Having legal or paralegal training is useful due to the level of competition for roles. The National Association of Licensed Paralegals, for example, offers paralegal qualifications, ranging from entry-level courses through to a postgraduate-level diploma.

There is a range of legal training courses available so make sure you do your research to find a course appropriate to your career aims. Search the list of training providers approved by the Institute of Paralegals.

It's also possible to complete a level 3 paralegal apprenticeship, where you combine part-time study and paid work. Find an apprenticeship for opportunities.

You can also to move into paralegal work from other related occupations such as legal secretary.


You'll need to have:

  • excellent written and verbal communication skills
  • the ability to manage multiple tasks or caseloads
  • good attention to detail to be able to carefully analyse files and data
  • legal research skills and the desire to develop your understanding of the law
  • time management skills and the ability to work well under pressure and to tight deadlines
  • office administrative skills for tasks such as filing, typing and letter writing
  • good teamwork skills particularly when working with other departments to complete your tasks
  • negotiation skills in order to negotiate with clients
  • a flexible and adaptable approach to your work
  • business acumen and an understanding of the clients' needs
  • professionalism when working with colleagues, senior partners, experts and clients
  • general IT skills and knowledge of legal database certifications such as LexisNexis or Westlaw.

Work experience

It's advisable to complete at least six months' work experience carrying out legal work before applying for a paralegal position.

The legal sector is very competitive, so it's essential to demonstrate your motivation for working in law. Attend law firm or organisation 'insight' events or open days, and consider court marshalling or attending court hearings as a member of the public to develop your understanding.

Legal work experience, such as pro bono work, work placements or volunteering at Citizen's Advice Centres or local charities, is greatly valued. Diverse community experience, such as working with young people or the elderly, can also be helpful - especially if you're applying to law firms specialising in housing, family or immigration, for example.

Make sure your experience is relevant to the area of law you want to work in.


Paralegal roles are available throughout the UK. Your employer may vary between niche/mid-sized firms to large, commercial law firms and in-house legal teams.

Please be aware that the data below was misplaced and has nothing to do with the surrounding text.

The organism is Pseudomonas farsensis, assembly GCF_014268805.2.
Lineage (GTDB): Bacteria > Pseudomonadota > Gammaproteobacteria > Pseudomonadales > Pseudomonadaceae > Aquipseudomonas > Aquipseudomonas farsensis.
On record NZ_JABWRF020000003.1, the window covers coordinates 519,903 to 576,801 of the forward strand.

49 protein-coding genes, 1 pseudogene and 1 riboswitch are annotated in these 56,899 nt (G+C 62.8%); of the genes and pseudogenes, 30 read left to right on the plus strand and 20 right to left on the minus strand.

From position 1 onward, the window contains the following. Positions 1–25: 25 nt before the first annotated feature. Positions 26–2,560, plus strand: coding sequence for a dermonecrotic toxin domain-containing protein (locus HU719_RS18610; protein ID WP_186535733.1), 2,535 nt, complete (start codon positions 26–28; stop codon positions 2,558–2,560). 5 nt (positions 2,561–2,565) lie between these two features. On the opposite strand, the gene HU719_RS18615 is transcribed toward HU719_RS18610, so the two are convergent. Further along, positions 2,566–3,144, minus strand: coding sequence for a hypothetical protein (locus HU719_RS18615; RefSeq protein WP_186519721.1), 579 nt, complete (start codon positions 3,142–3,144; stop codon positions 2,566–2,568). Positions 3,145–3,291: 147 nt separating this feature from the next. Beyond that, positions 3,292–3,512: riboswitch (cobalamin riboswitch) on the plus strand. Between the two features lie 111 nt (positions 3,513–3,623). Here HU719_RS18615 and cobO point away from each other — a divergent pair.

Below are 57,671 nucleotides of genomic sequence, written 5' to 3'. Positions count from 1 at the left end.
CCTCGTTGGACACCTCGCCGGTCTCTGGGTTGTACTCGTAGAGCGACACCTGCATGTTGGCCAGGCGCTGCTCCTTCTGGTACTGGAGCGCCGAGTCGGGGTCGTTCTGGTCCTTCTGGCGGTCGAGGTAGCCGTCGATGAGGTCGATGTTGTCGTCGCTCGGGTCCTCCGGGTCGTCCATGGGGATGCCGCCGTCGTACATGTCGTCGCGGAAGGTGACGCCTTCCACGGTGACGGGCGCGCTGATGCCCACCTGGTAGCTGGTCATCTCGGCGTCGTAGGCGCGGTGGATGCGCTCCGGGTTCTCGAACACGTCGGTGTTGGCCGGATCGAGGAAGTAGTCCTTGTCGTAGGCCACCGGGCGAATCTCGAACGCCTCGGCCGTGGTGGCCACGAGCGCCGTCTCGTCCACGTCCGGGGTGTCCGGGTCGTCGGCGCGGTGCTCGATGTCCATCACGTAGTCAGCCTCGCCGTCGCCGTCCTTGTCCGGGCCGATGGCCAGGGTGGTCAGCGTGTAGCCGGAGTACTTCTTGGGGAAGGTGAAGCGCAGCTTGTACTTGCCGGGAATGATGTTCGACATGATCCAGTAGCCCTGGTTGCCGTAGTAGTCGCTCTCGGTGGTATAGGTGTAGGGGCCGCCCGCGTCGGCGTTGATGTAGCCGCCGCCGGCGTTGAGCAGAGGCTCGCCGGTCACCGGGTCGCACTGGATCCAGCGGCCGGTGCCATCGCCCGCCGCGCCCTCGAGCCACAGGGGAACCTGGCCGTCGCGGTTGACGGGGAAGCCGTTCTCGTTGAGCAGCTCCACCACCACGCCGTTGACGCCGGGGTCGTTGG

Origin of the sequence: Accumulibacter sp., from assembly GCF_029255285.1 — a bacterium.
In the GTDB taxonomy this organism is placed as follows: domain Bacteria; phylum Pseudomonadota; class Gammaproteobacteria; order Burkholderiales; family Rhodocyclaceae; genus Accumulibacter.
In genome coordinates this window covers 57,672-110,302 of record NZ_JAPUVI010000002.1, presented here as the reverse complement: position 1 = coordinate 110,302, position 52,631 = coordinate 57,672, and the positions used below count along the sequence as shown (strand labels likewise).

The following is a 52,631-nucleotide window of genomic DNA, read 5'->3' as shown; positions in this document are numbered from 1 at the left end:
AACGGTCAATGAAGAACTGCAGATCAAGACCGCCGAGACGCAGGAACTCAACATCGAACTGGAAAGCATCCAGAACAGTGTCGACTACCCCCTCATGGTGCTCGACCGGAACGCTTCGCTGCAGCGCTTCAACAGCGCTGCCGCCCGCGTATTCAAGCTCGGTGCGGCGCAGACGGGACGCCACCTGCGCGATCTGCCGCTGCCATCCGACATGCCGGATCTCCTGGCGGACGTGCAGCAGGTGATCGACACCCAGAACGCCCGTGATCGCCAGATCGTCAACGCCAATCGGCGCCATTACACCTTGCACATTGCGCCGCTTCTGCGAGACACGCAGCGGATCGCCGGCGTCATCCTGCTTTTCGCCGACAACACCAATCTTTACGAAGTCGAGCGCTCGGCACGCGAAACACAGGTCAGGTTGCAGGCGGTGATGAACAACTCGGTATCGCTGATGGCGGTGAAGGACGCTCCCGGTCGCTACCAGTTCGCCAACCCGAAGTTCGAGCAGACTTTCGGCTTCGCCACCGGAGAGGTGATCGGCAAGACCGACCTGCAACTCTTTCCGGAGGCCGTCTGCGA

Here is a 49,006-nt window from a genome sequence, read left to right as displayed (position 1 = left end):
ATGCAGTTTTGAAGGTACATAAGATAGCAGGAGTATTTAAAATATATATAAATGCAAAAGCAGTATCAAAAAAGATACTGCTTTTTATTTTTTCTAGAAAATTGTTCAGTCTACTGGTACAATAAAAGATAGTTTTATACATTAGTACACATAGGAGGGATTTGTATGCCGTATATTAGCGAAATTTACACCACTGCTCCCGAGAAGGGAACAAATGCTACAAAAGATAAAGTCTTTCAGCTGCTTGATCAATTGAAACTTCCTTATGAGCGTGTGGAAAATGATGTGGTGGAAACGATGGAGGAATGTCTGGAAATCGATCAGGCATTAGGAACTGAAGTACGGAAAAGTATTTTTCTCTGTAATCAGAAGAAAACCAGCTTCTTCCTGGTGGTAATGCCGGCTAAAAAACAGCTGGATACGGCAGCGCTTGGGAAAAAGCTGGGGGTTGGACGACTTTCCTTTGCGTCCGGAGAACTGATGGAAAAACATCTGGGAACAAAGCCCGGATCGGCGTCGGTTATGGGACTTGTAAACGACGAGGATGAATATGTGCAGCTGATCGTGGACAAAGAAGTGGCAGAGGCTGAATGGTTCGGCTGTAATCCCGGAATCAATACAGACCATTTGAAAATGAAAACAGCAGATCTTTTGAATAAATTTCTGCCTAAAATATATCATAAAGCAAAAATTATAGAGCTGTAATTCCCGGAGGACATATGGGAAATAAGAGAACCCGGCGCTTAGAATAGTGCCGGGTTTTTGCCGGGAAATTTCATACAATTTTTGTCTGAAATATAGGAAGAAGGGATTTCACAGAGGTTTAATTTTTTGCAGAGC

Most commercial law firms are located in London, or in large cities such as Birmingham, Bristol, Cardiff, Dublin, Leeds and Manchester. Find out more about top UK law firms.

Typical employers include:

  • solicitors' firms - one in three paralegals work in solicitors' firms (IoP)
  • public sector in areas such as trading standards, parking prosecution, benefit fraud prevention and estates management
  • local and national government
  • the NHS
  • the military
  • commercial companies
  • industry
  • the not-for-profit sector
  • charities.

With experience, it's possible to work freelance or as a sole trader, or to own a paralegal practice.

Look for job vacancies at:

Try registering with a specialist recruitment agency, such as:

Professional development

You'll need to keep your skills and knowledge of the law up to date through continuing professional development throughout your career.

Membership of the Institute of Paralegals (IoP) is useful and provides access to news, networking opportunities, webinars, training, events and conferences.

The IoP has different levels of membership, ranging from student through to Fellow, and you can progress through the grades as you gain experience. Members of the IoP must undertake 10 hours of CPD per year (12 hours for Fellows) and are subject to a code of conduct.

There is no statutory regulation of paralegals. However, members of the IoP can join the Professional Paralegal Register (PPR), a voluntary regulatory scheme for paralegals in England and Wales. If you hold a Paralegal Practising Certificate, you are fully regulated by the PPR as a Professional Paralegal Practitioner in relation to all the services you're allowed to undertake.

Career prospects

You may continue to develop in your existing role or build expertise in a specific area of law and work towards a senior paralegal position with increased responsibility for your own work and the work of the team.

Networking will provide you with useful contacts and opportunities, increasing your chances of success in your legal career.

Some paralegals pursue further training to qualify as a solicitor, barrister or chartered legal executive. Experience as a paralegal may contribute to the period of recognised training or qualification.

Find out how Halimah became a paralegal apprentice at BBC Bitesize.